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1.1 Fundamental Concepts

Accountability in the context of handling personal and business confidential information is an important but complex notion that encompasses the obligation to act as a responsible steward of the personal information of others, to take responsibility for the protection and appropriate use of that information beyond mere legal requirements, to be transparent (give account) about how this has been done and to provide remediation and redress. The perceived lack of transparency and control over data governance, inherent in complex cloud service provision chains makes accountability a key market enabler which can help overcome barriers to cloud service adoption. Still, providing accountability both legally and technically in the cloud has proved to be very challenging.

In the A4Cloud project we propose a co-designed approach for accountability that combines a range of technological enhancements with legal, regulatory and governance mechanisms to provide the necessary basis for initiating and sustaining trustworthy data processing and a trusted relationship between data subjects, regulators and information and communications technology (ICT) providers.

Although the goal behind the A4Cloud Reference Architecture (the RA hereafter) is to propose a blueprint for end-to-end accountability across the entire cloud service provisioning chain, the starting point for a great many of the concepts and mechanisms discussed focus on making a single organisation accountable. The rationale is that the problem of creating accountable cloud provisioning chains becomes much more tractable if the actors chained together are accountable. Therefore, we begin by defining what it means for an organization to be accountable. In this context, the A4Cloud project has developed a definition of Accountability for Data Stewardship in the Cloud and a corresponding model of how various elements of accountability, can be combined to create a roadmap for accountability [1] .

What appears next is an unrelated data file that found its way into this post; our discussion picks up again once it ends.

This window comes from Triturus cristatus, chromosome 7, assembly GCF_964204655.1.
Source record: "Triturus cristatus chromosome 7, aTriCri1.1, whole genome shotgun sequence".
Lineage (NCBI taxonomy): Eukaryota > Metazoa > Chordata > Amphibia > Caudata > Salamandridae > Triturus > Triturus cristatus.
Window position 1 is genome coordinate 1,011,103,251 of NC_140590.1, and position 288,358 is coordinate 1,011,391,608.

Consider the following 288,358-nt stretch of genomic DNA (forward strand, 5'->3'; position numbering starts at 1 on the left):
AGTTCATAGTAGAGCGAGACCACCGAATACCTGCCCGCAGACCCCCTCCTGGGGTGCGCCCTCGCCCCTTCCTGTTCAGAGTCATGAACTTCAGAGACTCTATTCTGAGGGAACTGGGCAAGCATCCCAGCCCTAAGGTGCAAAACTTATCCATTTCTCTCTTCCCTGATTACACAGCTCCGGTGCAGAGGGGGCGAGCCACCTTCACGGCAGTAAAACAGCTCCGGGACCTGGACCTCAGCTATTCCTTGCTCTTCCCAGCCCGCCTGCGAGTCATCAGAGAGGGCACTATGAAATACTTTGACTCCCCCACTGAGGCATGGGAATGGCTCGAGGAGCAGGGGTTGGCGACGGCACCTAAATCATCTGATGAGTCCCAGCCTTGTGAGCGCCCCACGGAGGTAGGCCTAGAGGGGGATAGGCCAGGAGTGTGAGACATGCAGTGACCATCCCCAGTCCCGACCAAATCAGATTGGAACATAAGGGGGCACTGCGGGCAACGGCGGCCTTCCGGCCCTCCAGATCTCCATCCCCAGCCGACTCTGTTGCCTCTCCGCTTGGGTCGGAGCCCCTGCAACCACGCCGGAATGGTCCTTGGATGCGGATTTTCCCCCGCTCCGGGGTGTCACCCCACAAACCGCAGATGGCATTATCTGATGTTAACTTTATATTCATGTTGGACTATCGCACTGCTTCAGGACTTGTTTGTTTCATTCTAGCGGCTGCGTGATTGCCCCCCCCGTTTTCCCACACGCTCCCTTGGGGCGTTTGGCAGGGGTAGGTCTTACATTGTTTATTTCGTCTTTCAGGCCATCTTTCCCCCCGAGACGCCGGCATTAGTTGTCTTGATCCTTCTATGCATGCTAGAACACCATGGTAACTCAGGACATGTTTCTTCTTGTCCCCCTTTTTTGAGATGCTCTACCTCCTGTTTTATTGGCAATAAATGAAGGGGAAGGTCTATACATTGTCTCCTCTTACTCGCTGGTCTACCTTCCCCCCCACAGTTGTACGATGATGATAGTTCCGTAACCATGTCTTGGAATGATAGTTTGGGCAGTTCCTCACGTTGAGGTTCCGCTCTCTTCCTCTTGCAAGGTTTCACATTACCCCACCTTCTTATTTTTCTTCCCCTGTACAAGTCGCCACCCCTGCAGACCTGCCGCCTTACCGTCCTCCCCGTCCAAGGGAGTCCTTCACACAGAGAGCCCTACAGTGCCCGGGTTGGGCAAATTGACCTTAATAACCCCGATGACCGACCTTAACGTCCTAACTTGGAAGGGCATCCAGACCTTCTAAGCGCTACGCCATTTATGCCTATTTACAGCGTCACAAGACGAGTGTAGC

As illustrated in Figure 4, this A4Cloud accountability model consists of:

  • Accountability attributes: central elements of accountability (i.e. the conceptual basis, and related taxonomic analysis of accountability for data stewardship in the cloud). These are transparency, responsiveness, remediability, responsibility, verifiability, effectiveness and appropriateness.
  • Accountability practices: emergent behaviour characterising accountable organisations (that is, how organisations can incorporate accountability into their business practices). Specifically, an accountable organisation:
    • Defines governance to responsibly comply with internal and external criteria, particularly relating to treatment of personal data and/or confidential data.
    • Ensures implementation of appropriate actions.
    • Explains and justifies those actions, namely, demonstrates regulatory compliance that stakeholders expectations have been met and that organisational policies have been followed.
    • Remedies any failure to act properly, for example, notifies the affected data subjects or organisations, and/or provides redress to affected data subjects or organisations, even in global situations where multiple cloud service providers are involved.
  • Accountability mechanisms: operational processes, non-technical mechanisms and technical tools that support accountability practices. Operational processes operate at the organisational business process level, by extending existing processes like auditing and risk assessment to support accountability practices. Non-technical mechanisms consist of accountability-reinforcing mechanisms that are predominantly non-technical, such as contracts, policies, codes of conduct, and various legal safeguards and deterrents. Finally, technical tools comprise the various software systems and components an organisation may use to carry out various accountability-related operations. We may further classify the accountability mechanisms into three categories: